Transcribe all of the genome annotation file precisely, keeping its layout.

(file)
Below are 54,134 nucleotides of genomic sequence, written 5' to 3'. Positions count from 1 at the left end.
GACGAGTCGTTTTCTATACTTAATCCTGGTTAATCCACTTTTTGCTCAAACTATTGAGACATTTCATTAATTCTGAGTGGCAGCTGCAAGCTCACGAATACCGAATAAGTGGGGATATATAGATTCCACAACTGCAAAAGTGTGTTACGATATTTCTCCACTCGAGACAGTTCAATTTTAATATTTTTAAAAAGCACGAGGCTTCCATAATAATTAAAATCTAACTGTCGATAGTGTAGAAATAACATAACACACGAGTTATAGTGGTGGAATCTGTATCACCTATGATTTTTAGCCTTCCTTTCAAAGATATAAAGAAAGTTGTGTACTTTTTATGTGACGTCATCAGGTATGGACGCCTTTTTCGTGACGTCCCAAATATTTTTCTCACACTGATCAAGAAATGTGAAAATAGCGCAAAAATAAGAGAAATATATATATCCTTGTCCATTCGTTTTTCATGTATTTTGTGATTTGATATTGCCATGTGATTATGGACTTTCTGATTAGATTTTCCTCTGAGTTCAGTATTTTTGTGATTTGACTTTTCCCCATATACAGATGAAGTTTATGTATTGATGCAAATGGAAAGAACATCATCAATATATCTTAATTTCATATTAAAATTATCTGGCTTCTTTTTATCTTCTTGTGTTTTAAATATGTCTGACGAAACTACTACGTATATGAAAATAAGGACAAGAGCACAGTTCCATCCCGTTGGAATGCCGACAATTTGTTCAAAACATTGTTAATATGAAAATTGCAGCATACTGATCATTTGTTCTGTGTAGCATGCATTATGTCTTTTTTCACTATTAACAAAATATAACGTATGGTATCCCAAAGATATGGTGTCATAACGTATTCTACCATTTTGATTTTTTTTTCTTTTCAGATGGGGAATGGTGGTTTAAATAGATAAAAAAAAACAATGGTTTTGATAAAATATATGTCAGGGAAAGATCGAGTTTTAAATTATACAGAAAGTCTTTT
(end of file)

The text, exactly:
Below are 54,134 nucleotides of genomic sequence, written 5' to 3'. Positions count from 1 at the left end.
GACGAGTCGTTTTCTATACTTAATCCTGGTTAATCCACTTTTTGCTCAAACTATTGAGACATTTCATTAATTCTGAGTGGCAGCTGCAAGCTCACGAATACCGAATAAGTGGGGATATATAGATTCCACAACTGCAAAAGTGTGTTACGATATTTCTCCACTCGAGACAGTTCAATTTTAATATTTTTAAAAAGCACGAGGCTTCCATAATAATTAAAATCTAACTGTCGATAGTGTAGAAATAACATAACACACGAGTTATAGTGGTGGAATCTGTATCACCTATGATTTTTAGCCTTCCTTTCAAAGATATAAAGAAAGTTGTGTACTTTTTATGTGACGTCATCAGGTATGGACGCCTTTTTCGTGACGTCCCAAATATTTTTCTCACACTGATCAAGAAATGTGAAAATAGCGCAAAAATAAGAGAAATATATATATCCTTGTCCATTCGTTTTTCATGTATTTTGTGATTTGATATTGCCATGTGATTATGGACTTTCTGATTAGATTTTCCTCTGAGTTCAGTATTTTTGTGATTTGACTTTTCCCCATATACAGATGAAGTTTATGTATTGATGCAAATGGAAAGAACATCATCAATATATCTTAATTTCATATTAAAATTATCTGGCTTCTTTTTATCTTCTTGTGTTTTAAATATGTCTGACGAAACTACTACGTATATGAAAATAAGGACAAGAGCACAGTTCCATCCCGTTGGAATGCCGACAATTTGTTCAAAACATTGTTAATATGAAAATTGCAGCATACTGATCATTTGTTCTGTGTAGCATGCATTATGTCTTTTTTCACTATTAACAAAATATAACGTATGGTATCCCAAAGATATGGTGTCATAACGTATTCTACCATTTTGATTTTTTTTTCTTTTCAGATGGGGAATGGTGGTTTAAATAGATAAAAAAAAACAATGGTTTTGATAAAATATATGTCAGGGAAAGATCGAGTTTTAAATTATACAGAAAGTCTTTT